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January 13th, 2016, 02:47 PM   #1
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Cantor's Diagonal Argument

https://en.wikipedia.org/wiki/Cantor's_diagonal_argument

Let T be the set of all infinite sequences of binary digits.
Each such sequence represents a positive integer or 0.*

T is countable.

*1010 = 1x2^0 + 0x2^1 + 1x2^2 + 0x2^3 = 5

Every real number can be represented by an infinite binary sequence.
The real numbers are countable.

Last edited by skipjack; January 13th, 2016 at 03:17 PM.
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January 13th, 2016, 03:24 PM   #2
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Quote:
Originally Posted by zylo View Post
Every real number can be represented by an infinite binary sequence.
That doesn't imply that all such sequences can be used simultaneously in a diagonalization argument.
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January 13th, 2016, 04:20 PM   #3
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Every sequence of zeros and ones represents a positive integer or 0.

Then the set T of all infinite sequences of zeros and ones is countable in the sense that the set of all the integers is countable.

Cantor maintains T is not countable.

It's possible that 3 appears way, way, down the line. But it's there.

What are we talking about?
1) T={s1,s2,..}={{1001...},{01110...}.....}, T is the set of all sets of infinite sequences. (T is not the set of infinite sequences.) Countable
or
2) T={1001...,0110,....}, sequentially without the commas. (T is the set of all infinite sequences.) How do you create this set? How do you know you have created the set if you can't distinguish between infinite member sets?

I presume the former. The latter is never-never land, and you can pretty much say anything you like about it. Alright I'll think about it: List infinite sets of zeros and ones in sequence. Then create one set which contains all these sequences. So you are talking about an infinite arrangement of infinite sequences. But what does that have to do with countability of binary or decimal numbers? By what rule are you selecting infinite series from this infinite series to count?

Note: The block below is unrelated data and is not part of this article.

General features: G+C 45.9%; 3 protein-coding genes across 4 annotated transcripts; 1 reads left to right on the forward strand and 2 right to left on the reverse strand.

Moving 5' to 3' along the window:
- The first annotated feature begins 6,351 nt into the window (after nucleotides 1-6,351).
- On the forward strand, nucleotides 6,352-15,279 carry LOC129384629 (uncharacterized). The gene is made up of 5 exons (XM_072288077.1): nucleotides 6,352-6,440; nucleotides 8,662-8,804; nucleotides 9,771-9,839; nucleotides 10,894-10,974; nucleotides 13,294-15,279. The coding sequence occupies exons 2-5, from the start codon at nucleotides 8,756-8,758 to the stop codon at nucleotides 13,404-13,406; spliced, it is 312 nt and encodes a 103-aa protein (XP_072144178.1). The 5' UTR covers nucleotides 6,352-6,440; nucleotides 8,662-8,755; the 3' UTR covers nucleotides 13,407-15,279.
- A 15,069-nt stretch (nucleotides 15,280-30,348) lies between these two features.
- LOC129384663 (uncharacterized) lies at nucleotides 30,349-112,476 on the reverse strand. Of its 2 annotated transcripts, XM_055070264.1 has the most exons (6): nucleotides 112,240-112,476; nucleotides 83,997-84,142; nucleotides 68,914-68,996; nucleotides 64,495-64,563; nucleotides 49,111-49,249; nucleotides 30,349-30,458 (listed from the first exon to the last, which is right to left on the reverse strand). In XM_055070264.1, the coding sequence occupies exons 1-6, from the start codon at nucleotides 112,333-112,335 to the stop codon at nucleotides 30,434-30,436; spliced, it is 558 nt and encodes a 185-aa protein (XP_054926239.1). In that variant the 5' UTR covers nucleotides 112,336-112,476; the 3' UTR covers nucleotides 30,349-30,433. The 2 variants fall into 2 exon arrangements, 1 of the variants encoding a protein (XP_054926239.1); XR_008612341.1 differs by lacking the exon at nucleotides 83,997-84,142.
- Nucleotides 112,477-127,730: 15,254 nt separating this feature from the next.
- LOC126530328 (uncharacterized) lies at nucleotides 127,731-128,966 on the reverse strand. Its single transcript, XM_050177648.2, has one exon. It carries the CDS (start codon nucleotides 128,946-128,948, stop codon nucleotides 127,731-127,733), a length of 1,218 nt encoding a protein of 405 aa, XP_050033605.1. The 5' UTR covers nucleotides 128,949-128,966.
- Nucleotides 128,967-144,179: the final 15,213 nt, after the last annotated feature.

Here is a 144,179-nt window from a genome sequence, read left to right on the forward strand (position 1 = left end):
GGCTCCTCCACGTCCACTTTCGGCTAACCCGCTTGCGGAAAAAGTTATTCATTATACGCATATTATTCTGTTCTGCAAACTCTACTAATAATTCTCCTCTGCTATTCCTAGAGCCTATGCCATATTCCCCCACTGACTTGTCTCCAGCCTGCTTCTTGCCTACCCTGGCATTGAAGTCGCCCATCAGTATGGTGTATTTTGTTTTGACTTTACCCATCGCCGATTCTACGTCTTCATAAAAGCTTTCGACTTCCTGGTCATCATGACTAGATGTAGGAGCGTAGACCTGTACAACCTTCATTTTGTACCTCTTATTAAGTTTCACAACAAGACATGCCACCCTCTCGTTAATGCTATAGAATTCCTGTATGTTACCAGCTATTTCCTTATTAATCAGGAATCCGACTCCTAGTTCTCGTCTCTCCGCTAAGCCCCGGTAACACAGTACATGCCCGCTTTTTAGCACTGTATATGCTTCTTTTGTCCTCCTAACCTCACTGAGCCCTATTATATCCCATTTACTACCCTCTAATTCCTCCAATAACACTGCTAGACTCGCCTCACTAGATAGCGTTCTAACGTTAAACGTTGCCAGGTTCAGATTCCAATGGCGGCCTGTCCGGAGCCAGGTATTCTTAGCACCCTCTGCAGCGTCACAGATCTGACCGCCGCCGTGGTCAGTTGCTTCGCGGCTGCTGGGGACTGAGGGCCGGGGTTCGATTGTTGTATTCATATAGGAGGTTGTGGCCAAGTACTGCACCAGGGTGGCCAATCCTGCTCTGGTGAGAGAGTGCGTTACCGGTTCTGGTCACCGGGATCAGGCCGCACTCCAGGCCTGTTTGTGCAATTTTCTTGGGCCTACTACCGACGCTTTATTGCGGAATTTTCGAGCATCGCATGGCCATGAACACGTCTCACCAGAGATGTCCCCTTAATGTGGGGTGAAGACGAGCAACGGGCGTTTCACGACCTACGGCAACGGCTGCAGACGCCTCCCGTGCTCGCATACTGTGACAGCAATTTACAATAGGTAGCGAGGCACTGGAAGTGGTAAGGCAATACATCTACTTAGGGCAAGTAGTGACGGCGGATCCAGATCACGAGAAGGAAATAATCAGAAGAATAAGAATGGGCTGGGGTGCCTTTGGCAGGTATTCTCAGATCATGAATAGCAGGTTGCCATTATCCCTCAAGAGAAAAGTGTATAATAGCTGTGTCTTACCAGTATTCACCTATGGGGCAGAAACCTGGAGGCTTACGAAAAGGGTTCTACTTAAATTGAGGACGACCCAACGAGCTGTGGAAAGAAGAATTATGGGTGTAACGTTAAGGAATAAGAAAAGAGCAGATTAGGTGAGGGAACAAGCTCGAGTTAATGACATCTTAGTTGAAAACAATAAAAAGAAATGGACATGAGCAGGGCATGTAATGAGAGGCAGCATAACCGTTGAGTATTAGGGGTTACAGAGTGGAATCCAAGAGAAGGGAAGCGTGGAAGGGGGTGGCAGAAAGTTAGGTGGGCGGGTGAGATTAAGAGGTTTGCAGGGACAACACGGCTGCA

You are just playing word games with symbols.

Ref https://en.wikipedia.org/wiki/Cantor's_diagonal_argument

Last edited by skipjack; January 13th, 2016 at 08:39 PM.
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January 13th, 2016, 08:44 PM   #4
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Are you discussing these things with yourself? You seem to be answering your own questions.
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January 13th, 2016, 10:08 PM   #5
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"In his 1891 article*, Cantor considered the set T of all infinite sequences of binary digits (i.e. consisting only of zeros and ones). He begins with a constructive proof of the following theorem:

If s1, s2, … , sn, … is any enumeration of elements from T, then there is always an element s of T which corresponds to no sn in the enumeration.
To prove this, given an enumeration of arbitrary members from T, like e.g.

s1 = (0, 0, 0, 0, 0, 0, 0, ...)
s2 = (1, 1, 1, 1, 1, 1, 1, ...)
s3 = (0, 1, 0, 1, 0, 1, 0, ...)
s4 = (1, 0, 1, 0, 1, 0, 1, ...)
s5 = (1, 1, 0, 1, 0, 1, 1, ...)
s6 = (0, 0, 1, 1, 0, 1, 1, ...)
s7 = (1, 0, 0, 0, 1, 0, 0, ...)"

------------------------------------------
But that's ridiculous. You don't count a set with an infinite number of elements by selecting sub-sets of infinite elements and counting the number of such sub-sets. Of course the set will be uncountable because that's not how you count.